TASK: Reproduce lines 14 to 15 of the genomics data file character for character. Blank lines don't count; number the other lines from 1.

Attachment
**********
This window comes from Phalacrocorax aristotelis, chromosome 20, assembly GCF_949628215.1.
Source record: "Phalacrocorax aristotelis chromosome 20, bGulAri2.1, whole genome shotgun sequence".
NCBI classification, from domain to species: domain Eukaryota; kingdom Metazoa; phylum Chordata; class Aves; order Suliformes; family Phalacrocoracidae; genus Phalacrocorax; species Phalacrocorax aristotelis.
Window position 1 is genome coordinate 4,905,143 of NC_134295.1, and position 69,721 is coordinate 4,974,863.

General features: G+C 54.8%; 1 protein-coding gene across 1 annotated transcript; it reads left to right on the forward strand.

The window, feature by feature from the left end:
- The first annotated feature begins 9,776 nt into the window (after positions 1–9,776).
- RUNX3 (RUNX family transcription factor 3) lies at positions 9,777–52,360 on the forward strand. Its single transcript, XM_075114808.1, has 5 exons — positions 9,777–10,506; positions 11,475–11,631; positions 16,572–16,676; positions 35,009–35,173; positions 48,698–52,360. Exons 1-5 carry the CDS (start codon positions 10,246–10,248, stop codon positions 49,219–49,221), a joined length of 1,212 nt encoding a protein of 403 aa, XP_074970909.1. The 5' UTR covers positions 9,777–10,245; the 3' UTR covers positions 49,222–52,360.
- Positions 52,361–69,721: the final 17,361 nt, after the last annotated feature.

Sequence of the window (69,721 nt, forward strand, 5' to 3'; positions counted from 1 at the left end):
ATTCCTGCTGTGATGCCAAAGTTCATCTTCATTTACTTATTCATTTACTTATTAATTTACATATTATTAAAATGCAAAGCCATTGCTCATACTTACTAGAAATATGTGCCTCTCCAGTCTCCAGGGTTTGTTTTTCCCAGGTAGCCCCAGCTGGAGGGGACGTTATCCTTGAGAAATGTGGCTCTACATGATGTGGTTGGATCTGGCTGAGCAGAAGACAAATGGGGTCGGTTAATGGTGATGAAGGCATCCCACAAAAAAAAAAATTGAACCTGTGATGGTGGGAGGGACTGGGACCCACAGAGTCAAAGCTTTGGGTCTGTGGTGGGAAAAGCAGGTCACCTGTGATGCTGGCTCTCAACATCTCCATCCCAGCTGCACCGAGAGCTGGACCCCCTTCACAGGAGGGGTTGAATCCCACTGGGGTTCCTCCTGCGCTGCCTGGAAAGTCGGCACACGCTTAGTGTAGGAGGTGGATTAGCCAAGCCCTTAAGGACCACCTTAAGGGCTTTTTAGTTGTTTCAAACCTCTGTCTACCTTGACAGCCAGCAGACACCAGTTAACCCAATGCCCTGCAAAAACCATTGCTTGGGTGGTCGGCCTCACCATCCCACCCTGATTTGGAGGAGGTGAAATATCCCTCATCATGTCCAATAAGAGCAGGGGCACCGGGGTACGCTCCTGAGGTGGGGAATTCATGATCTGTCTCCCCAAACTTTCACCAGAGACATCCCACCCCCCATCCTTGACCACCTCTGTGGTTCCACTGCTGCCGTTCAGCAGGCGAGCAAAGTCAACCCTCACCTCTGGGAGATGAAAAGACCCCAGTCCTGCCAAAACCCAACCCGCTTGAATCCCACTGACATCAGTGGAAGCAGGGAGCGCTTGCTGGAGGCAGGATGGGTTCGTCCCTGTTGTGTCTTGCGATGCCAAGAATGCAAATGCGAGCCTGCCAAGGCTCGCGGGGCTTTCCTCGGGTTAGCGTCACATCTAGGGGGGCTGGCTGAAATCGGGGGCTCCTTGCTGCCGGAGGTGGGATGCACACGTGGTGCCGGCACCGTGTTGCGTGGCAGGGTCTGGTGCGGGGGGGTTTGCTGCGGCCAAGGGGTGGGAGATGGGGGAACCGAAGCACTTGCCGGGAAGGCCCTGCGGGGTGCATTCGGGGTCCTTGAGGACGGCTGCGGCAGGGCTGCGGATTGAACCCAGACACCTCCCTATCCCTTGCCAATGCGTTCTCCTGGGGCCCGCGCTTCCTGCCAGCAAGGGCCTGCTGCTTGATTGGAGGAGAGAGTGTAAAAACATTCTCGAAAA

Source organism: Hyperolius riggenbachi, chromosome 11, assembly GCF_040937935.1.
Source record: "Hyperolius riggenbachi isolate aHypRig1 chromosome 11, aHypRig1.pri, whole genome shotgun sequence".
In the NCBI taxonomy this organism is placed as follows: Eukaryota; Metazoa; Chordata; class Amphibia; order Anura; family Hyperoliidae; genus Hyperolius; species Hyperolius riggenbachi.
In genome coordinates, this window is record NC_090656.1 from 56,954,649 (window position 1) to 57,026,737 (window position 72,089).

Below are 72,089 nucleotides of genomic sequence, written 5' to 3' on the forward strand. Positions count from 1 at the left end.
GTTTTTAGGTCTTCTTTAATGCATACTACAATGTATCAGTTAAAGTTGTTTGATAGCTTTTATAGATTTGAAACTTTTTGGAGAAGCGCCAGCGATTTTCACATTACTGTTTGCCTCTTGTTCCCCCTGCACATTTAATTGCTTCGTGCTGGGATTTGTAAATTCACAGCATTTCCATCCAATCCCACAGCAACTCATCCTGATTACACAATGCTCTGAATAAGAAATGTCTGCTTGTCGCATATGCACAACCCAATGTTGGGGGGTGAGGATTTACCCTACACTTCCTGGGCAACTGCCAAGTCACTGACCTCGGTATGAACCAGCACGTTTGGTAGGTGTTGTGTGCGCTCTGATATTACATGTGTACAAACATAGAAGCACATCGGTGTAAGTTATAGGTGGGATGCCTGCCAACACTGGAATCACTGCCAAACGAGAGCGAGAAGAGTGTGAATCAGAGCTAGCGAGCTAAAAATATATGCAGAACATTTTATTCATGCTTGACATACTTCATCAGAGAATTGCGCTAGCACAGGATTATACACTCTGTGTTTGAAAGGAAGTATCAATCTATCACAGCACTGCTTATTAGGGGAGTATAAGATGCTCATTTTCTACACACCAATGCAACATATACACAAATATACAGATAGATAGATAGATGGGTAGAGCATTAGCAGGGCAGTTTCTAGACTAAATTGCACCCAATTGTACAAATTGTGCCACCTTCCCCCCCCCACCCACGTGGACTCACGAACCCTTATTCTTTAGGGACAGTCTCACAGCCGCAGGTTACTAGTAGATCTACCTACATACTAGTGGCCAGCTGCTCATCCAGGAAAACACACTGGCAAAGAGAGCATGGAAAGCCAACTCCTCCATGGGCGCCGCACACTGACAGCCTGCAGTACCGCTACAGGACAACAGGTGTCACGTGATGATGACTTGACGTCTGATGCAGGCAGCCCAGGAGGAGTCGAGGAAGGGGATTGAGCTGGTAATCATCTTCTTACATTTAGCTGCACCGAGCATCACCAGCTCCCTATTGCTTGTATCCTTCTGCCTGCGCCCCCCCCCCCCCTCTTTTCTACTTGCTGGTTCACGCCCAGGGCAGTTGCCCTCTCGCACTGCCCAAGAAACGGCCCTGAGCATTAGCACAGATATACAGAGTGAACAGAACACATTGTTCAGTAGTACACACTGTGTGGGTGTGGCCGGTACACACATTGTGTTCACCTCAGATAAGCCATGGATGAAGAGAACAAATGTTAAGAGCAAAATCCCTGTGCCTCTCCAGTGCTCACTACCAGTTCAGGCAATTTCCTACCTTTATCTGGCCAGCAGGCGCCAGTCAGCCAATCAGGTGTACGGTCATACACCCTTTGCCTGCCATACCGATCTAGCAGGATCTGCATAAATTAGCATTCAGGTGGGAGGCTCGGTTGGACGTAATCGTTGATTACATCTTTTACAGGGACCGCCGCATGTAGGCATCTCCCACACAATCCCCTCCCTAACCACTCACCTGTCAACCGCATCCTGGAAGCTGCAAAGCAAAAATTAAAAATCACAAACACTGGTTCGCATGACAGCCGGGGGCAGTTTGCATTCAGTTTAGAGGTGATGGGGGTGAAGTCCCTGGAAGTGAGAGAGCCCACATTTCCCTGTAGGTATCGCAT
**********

In the NCBI taxonomy this organism is placed as follows: Eukaryota; Metazoa; Chordata; class Amphibia; order Anura; family Hyperoliidae; genus Hyperolius; species Hyperolius riggenbachi.
In genome coordinates, this window is record NC_090656.1 from 56,954,649 (window position 1) to 57,026,737 (window position 72,089).